Lightweight Leg Protection

Photo courtesy of World Equestrian Brands.

Eventers are known for protecting their horse’s with intense gear– from heavy duty brushing boots to bell boots made from ballistic material. But sometimes, what you really need is a lightweight breathable wrap that protects from knocks and is breathable in hot weather.
That’s where these Equilibrium Stretch & Flex Flatwork Wraps from World Equestrian Brands come in. These leg wraps are made from unique breathable Stomatex that regulates the skin temperature during work.

A Unique Cooler for the Rider Who Has Everything

Photo courtesy of Horseware.

If there’s one thing to know about horse people, it’s that one hill we will die on is protecting our fave brands. Horseware has a cult following of equestrians who love their blankets (me included!). If you’re shopping for an equestrian who is all about Horseware, this Embossed Jersey Cooler will keep their horse looking sharp in between phases at their next event.

A Half Pad in Their Custom Cross Country Colors

Photo courtesy of World Equestrian Brands.

Eventers are die-hard color enthusiasts. Each rider has their own cross country colors and are constantly looking for more gear in those colors. This Mattes Platinum Half Pad from World Equestrian Brands can be customized into any color combination under the sun!

Keep Your Rider Safe this Holiday Season

Photo courtesy of SmartPak.

If your loved one is an eventer, then you’re probably familiar with that sinking feeling you get when your rider is on course and you hear there’s a hold due to a fall. If that sounds like you, consider this a present for your loved one and for yourself. The Hit Air Advantage Air Vest is the perfect compromise between comfort and security, as it activates only in the event of a fall.

A Saddle Pad That Always Looks Brand New

Photo courtesy of Iconic Equestrian.

Is your rider always washing those big, bulky saddle pads? The Iconic Equestrian 2-in-1 Saddle Pad will save them some effort. This unique saddle part has a breathable and shock absorbing top pad and a removable inner liner pad. This design keeps your horse’s back dry and comfortable while protecting your saddle pad from sweat or dirt build-up. The end result: a saddle pad that stays cleaner for longer.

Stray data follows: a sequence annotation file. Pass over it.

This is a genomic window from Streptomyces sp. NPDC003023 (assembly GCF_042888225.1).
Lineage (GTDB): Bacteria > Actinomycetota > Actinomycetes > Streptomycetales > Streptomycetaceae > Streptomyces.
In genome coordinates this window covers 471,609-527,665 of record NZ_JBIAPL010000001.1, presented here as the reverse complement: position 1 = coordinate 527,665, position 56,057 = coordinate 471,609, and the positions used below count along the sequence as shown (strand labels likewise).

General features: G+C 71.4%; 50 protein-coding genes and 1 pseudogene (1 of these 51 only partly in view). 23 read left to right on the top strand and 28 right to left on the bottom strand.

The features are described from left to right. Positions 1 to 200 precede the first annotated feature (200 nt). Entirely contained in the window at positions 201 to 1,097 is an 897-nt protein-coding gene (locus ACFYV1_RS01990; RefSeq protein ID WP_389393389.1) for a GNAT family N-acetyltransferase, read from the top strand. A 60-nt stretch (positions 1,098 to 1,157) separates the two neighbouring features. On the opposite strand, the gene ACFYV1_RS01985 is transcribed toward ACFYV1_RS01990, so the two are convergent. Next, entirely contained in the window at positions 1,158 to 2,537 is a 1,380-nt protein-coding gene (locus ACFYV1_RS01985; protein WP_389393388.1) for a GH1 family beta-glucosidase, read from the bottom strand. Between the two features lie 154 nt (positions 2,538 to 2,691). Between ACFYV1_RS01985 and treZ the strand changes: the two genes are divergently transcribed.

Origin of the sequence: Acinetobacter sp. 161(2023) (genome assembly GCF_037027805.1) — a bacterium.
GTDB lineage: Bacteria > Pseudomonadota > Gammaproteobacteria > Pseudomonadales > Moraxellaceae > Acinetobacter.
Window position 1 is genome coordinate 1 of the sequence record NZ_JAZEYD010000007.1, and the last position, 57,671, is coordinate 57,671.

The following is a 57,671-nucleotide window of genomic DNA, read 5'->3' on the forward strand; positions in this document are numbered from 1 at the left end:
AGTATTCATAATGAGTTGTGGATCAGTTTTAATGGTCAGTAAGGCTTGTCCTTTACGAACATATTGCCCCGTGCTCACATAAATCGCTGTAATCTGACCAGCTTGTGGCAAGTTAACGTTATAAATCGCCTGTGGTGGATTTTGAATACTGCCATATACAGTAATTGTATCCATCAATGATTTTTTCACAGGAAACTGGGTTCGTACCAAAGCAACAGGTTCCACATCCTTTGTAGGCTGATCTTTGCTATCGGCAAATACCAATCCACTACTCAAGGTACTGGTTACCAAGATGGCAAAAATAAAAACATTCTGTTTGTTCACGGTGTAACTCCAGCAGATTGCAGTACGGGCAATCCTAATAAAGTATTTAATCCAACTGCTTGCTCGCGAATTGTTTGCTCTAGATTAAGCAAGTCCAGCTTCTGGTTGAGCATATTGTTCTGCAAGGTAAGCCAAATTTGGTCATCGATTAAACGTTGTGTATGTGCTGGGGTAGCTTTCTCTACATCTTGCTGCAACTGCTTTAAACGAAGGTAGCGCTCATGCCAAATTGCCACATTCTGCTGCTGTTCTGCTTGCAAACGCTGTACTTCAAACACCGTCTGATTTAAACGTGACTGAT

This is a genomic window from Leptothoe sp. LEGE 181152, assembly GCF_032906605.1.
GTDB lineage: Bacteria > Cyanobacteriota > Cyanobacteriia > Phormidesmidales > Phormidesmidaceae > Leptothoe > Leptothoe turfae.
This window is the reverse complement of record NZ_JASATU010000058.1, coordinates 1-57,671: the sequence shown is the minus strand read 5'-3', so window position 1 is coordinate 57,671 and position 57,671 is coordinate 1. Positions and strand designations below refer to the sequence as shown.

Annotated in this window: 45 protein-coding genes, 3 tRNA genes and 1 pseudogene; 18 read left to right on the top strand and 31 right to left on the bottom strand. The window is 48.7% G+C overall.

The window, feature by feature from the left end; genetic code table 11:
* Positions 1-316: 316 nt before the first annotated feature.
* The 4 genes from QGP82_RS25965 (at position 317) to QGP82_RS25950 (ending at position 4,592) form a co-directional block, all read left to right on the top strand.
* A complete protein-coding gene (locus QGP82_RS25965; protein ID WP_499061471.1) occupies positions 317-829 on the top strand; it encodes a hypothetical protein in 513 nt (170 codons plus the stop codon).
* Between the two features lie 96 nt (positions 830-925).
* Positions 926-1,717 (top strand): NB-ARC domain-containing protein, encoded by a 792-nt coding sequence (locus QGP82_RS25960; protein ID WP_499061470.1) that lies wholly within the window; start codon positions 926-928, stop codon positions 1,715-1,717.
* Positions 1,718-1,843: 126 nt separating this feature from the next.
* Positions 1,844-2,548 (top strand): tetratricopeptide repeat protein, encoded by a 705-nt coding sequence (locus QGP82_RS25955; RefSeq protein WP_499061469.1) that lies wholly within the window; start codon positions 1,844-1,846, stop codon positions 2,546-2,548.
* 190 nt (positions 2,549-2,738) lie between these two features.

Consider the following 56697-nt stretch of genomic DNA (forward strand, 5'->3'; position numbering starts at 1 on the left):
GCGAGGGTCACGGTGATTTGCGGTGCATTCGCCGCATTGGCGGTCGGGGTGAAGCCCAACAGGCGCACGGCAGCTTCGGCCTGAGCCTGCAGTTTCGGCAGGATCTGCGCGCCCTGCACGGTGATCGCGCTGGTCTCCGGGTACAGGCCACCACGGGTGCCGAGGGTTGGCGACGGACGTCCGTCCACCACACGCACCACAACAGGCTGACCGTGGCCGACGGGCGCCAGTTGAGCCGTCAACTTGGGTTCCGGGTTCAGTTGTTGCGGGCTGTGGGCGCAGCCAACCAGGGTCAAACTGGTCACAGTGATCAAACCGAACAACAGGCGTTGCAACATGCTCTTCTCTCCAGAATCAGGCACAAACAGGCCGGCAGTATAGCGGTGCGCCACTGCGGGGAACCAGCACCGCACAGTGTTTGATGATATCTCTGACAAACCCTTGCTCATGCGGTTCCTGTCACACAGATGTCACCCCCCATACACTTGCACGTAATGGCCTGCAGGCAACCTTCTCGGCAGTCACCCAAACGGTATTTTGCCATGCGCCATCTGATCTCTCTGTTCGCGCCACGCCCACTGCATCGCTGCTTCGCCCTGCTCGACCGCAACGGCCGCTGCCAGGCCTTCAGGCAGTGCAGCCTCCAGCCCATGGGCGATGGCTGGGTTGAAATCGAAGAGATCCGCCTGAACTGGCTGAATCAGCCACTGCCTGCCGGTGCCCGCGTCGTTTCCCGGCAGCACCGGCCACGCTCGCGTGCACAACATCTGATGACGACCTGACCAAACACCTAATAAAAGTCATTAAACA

Boot Crowns for the Dressage Queen

Photo courtesy of Boot Crowns.

The dressage phase of every horse trial gets a bad reputation for being boring. But there are eventers out there, like me, who love the dressage phase. For us eventing Dressage Queens, these boot crowns would be the cherry on top of our show outfits. These Boot Crowns offer the same fancy, big bucks style as custom tall boots for half the cost.

Cozy Winter Breeches

Photo courtesy of LG Moena.

For those equestrians who aren’t lucky enough to head down South for the winter, we scrape through the cold months with the help of warm winter breeches, like the LG Moena Silicone Full Seat Breeches. These highly insulated breeches have a softshell outer layer that even helps to block the wind!

The holidays are stressful enough. Get all of your holiday shopping done in one place thanks to our Nation Media Holiday Gift Guide! Click here to view the Gift Guide in full.

The Morven Park 4*L Course: Creating Masters of Terrain

Two days before cross country, Morven Park is holding its breath for the big event: the 4*L course. Designed by Derek di Grazia for the second year in a row, it clocks in at 5804 meters, or just over three and a half miles, and the optimum time for the 25-fence course is 10 minutes and 11 seconds.

We hope our riders have done their homework, because fitness is a must for this course. Since it’s a good mix of long galloping stretches, technical questions, and lots and lots of terrain, completing this course within the time is going to take a horse at the peak of their physical health. According to Derek, “No matter what, they’ve got to be fit to go up and down the hills here.”

Our day one leader after dressage, Sharon White, agrees. “Starting with fence four, from there on you’ve got terrain the rest of the way. So, it doesn’t let up at the end. You have to have a fit horse and they’re going to have to stay focused and on their feet the whole way around.”

This course does not pull punches, but is fair and proper. Sharon describes Derek as a “master of course design” and calls the course “really lovely.”

The first combination on course comes early, and it’s a water question, but this will be a straightforward “get your feet wet” ask ahead of the remaining two — progressively more challenging — water complexes. Photo courtesy of CrossCountryApp.